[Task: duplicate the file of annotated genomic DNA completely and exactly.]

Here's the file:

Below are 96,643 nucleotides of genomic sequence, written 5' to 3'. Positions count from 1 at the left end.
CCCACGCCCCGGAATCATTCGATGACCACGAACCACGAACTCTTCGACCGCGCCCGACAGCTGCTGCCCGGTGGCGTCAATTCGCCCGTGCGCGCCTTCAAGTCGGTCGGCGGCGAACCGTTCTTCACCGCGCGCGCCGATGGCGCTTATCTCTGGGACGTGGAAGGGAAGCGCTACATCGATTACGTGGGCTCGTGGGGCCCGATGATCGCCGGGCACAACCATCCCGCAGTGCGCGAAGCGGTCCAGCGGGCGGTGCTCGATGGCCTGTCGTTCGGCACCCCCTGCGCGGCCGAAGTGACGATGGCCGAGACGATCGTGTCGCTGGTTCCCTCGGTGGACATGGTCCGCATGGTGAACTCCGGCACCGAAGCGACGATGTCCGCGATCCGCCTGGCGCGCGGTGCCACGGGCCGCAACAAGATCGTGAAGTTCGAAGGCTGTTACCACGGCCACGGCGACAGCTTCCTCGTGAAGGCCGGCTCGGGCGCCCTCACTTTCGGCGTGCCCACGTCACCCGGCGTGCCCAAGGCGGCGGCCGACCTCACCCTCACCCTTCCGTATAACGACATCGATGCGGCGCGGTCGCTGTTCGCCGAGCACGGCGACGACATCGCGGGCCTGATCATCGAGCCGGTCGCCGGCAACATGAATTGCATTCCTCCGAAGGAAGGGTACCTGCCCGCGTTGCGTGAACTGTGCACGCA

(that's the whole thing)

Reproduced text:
Below are 96,643 nucleotides of genomic sequence, written 5' to 3'. Positions count from 1 at the left end.
CCCACGCCCCGGAATCATTCGATGACCACGAACCACGAACTCTTCGACCGCGCCCGACAGCTGCTGCCCGGTGGCGTCAATTCGCCCGTGCGCGCCTTCAAGTCGGTCGGCGGCGAACCGTTCTTCACCGCGCGCGCCGATGGCGCTTATCTCTGGGACGTGGAAGGGAAGCGCTACATCGATTACGTGGGCTCGTGGGGCCCGATGATCGCCGGGCACAACCATCCCGCAGTGCGCGAAGCGGTCCAGCGGGCGGTGCTCGATGGCCTGTCGTTCGGCACCCCCTGCGCGGCCGAAGTGACGATGGCCGAGACGATCGTGTCGCTGGTTCCCTCGGTGGACATGGTCCGCATGGTGAACTCCGGCACCGAAGCGACGATGTCCGCGATCCGCCTGGCGCGCGGTGCCACGGGCCGCAACAAGATCGTGAAGTTCGAAGGCTGTTACCACGGCCACGGCGACAGCTTCCTCGTGAAGGCCGGCTCGGGCGCCCTCACTTTCGGCGTGCCCACGTCACCCGGCGTGCCCAAGGCGGCGGCCGACCTCACCCTCACCCTTCCGTATAACGACATCGATGCGGCGCGGTCGCTGTTCGCCGAGCACGGCGACGACATCGCGGGCCTGATCATCGAGCCGGTCGCCGGCAACATGAATTGCATTCCTCCGAAGGAAGGGTACCTGCCCGCGTTGCGTGAACTGTGCACGCA